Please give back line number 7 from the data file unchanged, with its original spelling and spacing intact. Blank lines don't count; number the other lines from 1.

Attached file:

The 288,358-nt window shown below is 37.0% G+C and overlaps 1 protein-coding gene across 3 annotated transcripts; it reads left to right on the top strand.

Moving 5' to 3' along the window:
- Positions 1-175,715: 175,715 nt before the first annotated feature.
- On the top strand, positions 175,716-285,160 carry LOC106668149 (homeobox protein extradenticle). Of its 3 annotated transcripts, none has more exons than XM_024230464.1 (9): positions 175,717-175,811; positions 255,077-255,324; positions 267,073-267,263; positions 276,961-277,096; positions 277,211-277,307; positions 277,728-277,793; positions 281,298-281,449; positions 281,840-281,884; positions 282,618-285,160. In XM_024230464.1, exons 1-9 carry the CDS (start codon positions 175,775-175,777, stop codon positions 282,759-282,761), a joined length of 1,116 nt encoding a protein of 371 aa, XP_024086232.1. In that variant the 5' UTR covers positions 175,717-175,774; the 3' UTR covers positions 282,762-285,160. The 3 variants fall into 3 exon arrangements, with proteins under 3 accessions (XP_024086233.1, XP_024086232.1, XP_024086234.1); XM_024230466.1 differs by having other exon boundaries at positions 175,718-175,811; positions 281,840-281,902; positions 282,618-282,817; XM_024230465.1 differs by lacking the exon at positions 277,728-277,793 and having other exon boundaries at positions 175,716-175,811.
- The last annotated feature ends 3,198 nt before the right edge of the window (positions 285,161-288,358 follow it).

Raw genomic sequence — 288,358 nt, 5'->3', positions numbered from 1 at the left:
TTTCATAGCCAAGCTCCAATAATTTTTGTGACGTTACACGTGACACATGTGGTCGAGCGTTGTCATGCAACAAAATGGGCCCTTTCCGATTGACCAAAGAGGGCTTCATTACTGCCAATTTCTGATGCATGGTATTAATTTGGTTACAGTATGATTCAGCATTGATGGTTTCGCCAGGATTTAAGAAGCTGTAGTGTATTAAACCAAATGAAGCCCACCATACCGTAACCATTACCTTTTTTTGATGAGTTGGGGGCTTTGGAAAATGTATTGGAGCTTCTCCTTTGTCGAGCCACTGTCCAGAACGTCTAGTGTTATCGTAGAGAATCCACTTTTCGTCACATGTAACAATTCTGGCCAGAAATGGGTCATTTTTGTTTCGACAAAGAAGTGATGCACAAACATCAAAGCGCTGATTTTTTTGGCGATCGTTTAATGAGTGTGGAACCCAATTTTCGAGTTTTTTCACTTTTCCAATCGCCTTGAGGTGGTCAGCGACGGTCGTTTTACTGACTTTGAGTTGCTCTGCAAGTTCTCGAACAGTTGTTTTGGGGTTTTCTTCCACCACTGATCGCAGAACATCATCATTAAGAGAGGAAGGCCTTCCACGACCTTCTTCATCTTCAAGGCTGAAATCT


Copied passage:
TTTCATAGCCAAGCTCCAATAATTTTTGTGACGTTACACGTGACACATGTGGTCGAGCGTTGTCATGCAACAAAATGGGCCCTTTCCGATTGACCAAAGAGGGCTTCATTACTGCCAATTTCTGATGCATGGTATTAATTTGGTTACAGTATGATTCAGCATTGATGGTTTCGCCAGGATTTAAGAAGCTGTAGTGTATTAAACCAAATGAAGCCCACCATACCGTAACCATTACCTTTTTTTGATGAGTTGGGGGCTTTGGAAAATGTATTGGAGCTTCTCCTTTGTCGAGCCACTGTCCAGAACGTCTAGTGTTATCGTAGAGAATCCACTTTTCGTCACATGTAACAATTCTGGCCAGAAATGGGTCATTTTTGTTTCGACAAAGAAGTGATGCACAAACATCAAAGCGCTGATTTTTTTGGCGATCGTTTAATGAGTGTGGAACCCAATTTTCGAGTTTTTTCACTTTTCCAATCGCCTTGAGGTGGTCAGCGACGGTCGTTTTACTGACTTTGAGTTGCTCTGCAAGTTCTCGAACAGTTGTTTTGGGGTTTTCTTCCACCACTGATCGCAGAACATCATCATTAAGAGAGGAAGGCCTTCCACGACCTTCTTCATCTTCAAGGCTGAAATCT